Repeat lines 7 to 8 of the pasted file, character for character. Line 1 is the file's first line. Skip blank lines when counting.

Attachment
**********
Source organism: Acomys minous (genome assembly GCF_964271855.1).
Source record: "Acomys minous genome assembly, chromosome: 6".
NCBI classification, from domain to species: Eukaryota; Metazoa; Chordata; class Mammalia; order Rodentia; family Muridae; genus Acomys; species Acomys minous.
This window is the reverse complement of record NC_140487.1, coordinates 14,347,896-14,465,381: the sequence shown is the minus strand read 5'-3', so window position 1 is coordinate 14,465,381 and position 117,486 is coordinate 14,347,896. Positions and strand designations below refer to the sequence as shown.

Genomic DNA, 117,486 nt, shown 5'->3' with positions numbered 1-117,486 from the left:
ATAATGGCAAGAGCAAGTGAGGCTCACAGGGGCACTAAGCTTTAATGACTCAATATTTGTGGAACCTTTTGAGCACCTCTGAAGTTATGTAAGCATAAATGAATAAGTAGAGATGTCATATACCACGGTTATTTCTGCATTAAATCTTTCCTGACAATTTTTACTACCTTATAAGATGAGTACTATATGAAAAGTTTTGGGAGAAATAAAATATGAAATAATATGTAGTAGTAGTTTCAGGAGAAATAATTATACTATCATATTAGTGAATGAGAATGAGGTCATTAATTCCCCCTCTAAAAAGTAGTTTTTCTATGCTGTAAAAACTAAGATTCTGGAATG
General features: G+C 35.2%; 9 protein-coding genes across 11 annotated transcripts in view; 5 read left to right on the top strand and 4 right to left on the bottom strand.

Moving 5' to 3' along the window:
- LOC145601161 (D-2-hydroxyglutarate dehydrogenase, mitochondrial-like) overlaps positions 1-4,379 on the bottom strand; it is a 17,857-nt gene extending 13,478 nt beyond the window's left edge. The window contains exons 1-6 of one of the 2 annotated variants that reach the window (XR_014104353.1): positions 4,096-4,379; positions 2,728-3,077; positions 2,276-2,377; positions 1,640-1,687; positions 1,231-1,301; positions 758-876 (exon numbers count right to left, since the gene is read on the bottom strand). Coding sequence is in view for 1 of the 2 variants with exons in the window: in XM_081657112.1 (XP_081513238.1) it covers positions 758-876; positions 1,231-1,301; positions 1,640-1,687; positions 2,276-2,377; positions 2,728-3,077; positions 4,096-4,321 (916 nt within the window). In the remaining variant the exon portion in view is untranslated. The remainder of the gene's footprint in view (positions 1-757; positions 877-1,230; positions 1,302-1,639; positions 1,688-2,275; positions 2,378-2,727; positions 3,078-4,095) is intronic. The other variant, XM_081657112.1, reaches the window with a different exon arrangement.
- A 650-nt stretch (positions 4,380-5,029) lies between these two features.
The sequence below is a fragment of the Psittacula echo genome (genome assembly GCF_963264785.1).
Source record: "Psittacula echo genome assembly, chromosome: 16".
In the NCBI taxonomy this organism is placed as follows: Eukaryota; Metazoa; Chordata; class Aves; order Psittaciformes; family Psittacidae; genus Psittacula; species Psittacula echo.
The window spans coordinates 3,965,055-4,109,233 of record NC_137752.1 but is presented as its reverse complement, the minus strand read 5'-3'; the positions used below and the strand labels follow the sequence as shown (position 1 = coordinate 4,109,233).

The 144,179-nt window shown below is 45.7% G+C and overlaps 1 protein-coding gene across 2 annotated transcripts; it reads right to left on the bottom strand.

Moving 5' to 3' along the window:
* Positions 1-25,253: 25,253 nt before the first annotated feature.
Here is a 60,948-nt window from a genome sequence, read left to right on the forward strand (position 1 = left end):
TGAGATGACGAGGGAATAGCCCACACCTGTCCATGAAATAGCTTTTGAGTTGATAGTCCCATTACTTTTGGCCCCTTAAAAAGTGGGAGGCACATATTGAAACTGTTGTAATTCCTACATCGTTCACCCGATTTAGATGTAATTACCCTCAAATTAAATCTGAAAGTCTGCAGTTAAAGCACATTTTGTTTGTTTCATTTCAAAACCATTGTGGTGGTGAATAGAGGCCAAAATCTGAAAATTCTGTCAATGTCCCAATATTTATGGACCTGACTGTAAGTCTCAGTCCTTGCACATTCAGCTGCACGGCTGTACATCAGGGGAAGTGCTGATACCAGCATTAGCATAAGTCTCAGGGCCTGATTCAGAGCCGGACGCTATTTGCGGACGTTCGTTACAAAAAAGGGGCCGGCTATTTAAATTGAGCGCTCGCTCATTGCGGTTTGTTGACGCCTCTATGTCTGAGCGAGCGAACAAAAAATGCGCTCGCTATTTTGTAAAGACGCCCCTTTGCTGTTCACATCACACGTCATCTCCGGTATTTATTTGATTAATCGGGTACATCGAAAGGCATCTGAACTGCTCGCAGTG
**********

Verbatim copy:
General features: G+C 35.2%; 9 protein-coding genes across 11 annotated transcripts in view; 5 read left to right on the top strand and 4 right to left on the bottom strand.

Moving 5' to 3' along the window: